If predicted value QX is equal to (TX+PX) that is obtained from the recurrence equation of the M-sequences code (YES/step S23), go to step S24 to determine whether TX corresponds to NX. Here, NX denotes the number of additional bits that indicates the range of TX used in the determinations in the steps S22 and S23. This NX corresponds to the range with which a bit error is to be found, after shifting the bit string forward or backward as shown in FIG. 10B. As shown in FIG. 10B, the bit string is shifted forward or backward by a given number of bits to check if there is a bit error that corresponds to the coefficient “0”. If TX is not equal to NX (NO/step S24), the value of TX is incremented by one (step S25) and the procedure from the step S21 is repeated. If TX is equal to NX (YES/step S24), the whole bit string that has been detected is compared with an error bit string pattern (step S26). The error bit string pattern denotes another partial string in the M-sequences code used for encoding the X-coordinate. If the bit string that has been detected corresponds to the aforementioned another partial string in the M-sequences code (YES/step S27), the bit string that has been detected is determined to include an error.

If the bit string that has been detected corresponds to the error bit string pattern (YES/step S27), the whole bit string that has been detected is compared with the correctable bit string pattern (step S29). If the bit string that has been detected corresponds to the correctable bit string pattern (YES/step S30) as described above, the bit string is corrected with the correctable bit string pattern (step S31). If the bit string that has been detected does not correspond to the correctable bit string pattern (NO/step S30), N/A (not applicable) is entered. If the bit string that has been detected does not correspond to the error bit string pattern (NO/step S31), or if the bit string is corrected in the step S31, the X-coordinate is decoded with the bit string ranging from the first bit of TX to the bit of PX (step S28).

FIG. 16 is the flowchart describing the decode procedure of the Y-coordinate. A description is omitted here, because the decode procedure of the Y-coordinate is same as that of the X-coordinate.

Next, a description will be given of the decode procedure of the identification number with reference to the flowchart shown in FIG. 17.

First, the bit matrix included in the four encode units, each of which is segmented by the encoded bit string of the X-coordinate and the encoded bit string of the Y-coordinate, is sorted to restore the bit matrix identifying the identification number (step S61). Then, the bit matrix that has been restored is scanned and converted into the bit string identifying the identification number (step S62). The bit string that has been converted is checked whether there is an error (step S63). If there is an error (YES/step S64), the error is determined whether the error is correctable (step S65). If the error is correctable (YES/step S66), the error is corrected (step S65) and the page is restored (step S69). If the error is not correctable (NO/step S66), N/A is entered into the identification number (step S68), and the procedure is completed. If there is no error in the bit string that has been restored (NO/step S64), the identification number is restored (step S69).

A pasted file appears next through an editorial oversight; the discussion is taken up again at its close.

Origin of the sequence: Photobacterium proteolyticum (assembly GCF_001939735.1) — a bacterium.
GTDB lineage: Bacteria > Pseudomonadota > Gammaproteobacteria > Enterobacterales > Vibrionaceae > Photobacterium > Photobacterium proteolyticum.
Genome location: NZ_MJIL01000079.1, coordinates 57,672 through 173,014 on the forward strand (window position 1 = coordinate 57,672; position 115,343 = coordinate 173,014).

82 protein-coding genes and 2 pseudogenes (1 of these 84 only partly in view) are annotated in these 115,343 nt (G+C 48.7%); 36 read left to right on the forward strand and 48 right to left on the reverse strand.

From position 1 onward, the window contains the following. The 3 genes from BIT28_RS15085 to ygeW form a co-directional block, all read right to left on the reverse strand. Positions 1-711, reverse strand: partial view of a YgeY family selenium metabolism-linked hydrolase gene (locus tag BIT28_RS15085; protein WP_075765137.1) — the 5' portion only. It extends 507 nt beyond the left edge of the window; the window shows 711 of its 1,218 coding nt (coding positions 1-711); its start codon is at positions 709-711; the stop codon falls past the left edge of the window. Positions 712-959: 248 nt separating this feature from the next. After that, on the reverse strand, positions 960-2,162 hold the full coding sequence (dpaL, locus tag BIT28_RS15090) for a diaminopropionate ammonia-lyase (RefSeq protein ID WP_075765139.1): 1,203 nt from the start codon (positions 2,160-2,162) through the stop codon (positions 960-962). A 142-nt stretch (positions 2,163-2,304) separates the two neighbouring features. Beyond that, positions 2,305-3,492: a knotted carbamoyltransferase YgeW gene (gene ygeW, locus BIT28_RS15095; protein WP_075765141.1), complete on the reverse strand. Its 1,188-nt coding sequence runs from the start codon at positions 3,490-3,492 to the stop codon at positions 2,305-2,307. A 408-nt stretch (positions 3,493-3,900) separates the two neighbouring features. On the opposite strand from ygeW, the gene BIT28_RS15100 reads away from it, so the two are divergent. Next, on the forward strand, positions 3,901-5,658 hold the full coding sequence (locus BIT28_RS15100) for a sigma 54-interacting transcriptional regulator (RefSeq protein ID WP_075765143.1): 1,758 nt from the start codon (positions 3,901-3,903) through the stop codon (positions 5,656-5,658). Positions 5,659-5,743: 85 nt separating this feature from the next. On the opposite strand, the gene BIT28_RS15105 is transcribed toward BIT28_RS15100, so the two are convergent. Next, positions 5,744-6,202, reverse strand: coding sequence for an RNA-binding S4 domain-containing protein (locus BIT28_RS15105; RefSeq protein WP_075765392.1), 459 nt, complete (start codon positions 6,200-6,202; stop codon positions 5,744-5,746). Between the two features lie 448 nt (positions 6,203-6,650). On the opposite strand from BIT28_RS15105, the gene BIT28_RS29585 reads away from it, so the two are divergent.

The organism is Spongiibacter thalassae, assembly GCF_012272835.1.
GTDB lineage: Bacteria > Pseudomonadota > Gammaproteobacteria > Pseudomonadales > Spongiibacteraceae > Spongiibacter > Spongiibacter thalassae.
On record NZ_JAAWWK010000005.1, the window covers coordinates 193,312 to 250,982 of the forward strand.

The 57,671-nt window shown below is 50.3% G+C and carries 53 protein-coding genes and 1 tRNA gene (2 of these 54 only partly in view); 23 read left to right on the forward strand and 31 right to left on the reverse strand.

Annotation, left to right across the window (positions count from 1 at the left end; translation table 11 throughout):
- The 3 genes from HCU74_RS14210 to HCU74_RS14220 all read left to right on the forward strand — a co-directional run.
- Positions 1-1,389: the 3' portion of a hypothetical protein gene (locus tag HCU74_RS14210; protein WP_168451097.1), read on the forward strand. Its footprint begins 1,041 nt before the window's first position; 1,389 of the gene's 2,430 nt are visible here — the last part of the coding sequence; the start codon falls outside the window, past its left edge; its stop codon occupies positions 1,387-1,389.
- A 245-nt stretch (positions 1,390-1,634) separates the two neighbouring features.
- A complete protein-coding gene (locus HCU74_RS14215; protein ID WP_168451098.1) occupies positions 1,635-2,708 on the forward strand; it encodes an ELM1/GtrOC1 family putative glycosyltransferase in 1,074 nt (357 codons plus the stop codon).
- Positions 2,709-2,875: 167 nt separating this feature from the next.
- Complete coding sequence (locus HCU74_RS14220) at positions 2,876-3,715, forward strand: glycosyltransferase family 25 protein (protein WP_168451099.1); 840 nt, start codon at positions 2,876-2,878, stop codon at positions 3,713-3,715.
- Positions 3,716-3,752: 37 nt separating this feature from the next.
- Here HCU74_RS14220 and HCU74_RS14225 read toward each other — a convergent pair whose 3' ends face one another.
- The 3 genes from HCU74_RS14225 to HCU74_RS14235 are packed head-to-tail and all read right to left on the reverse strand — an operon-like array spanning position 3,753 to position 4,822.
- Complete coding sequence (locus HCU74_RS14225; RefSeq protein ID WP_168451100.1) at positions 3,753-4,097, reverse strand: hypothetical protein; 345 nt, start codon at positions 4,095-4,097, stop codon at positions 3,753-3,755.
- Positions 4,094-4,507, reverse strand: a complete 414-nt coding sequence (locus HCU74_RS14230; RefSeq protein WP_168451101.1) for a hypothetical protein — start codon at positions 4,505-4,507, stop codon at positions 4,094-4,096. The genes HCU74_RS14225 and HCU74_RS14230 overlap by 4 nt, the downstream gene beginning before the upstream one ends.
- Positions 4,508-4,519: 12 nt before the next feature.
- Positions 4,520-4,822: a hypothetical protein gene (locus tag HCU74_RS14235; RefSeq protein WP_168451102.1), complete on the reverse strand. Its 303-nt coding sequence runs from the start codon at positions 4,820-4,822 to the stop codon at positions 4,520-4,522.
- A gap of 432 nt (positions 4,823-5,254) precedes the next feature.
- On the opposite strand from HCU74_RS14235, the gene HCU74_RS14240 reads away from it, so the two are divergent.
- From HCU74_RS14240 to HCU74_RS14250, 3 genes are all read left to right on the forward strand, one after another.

According to the present embodiment, an image in a given area is read from the printed material on which the code information of the coordinate values identifying the location on the page and the code information of the identification number on the page are invisibly recorded, so that the code information may be detected and decoded. This makes it possible to identify the identification number of the printed material and the coordinates thereon with high accuracy. In addition, the coordinate values and the identification number are invisibly recorded in each encode unit. Reading the encode unit enables to identify the location of the page and the identification number of the page.

The printed material described above is applicable to calendar, keyboard printed on a sheet of paper, application form, application blank, and the like, in addition to a test paper shown in FIG. 21. With respect to the printed material on which the examination is printed, after an examinee selects the answers of the questions, the selected answers are transmitted to a center connected through a communications line, the score of the examination is counted, or advice is transmitted to an examinee's terminal device. With respect to the calendar, after a date is selected with an input pen, the code recorded in the area having the aforementioned date printed thereon is read by a two-dimensional coordinate identification encoding apparatus in order to display the schedule of the corresponding date on a display device.

On the printed material having the location identification function, the first code information is encoded by an M-sequences code. It is therefore possible to identify the coordinates even if any location on the printed material is read.

On the printed material having the location identification function, the multiple encode units are segmented by synchronous codes. It is easy to identify the location on the printed material at the time of reading.

On the printed material having the location identification function, each of the first and second code information is represented by symbols each capable of expressing multiple bits. Each of the first code information and the second code information is composed of a symbol, one bit of which can express multiple bits, resulting in a decrease in the number of the symbols invisibly recorded on the printed material.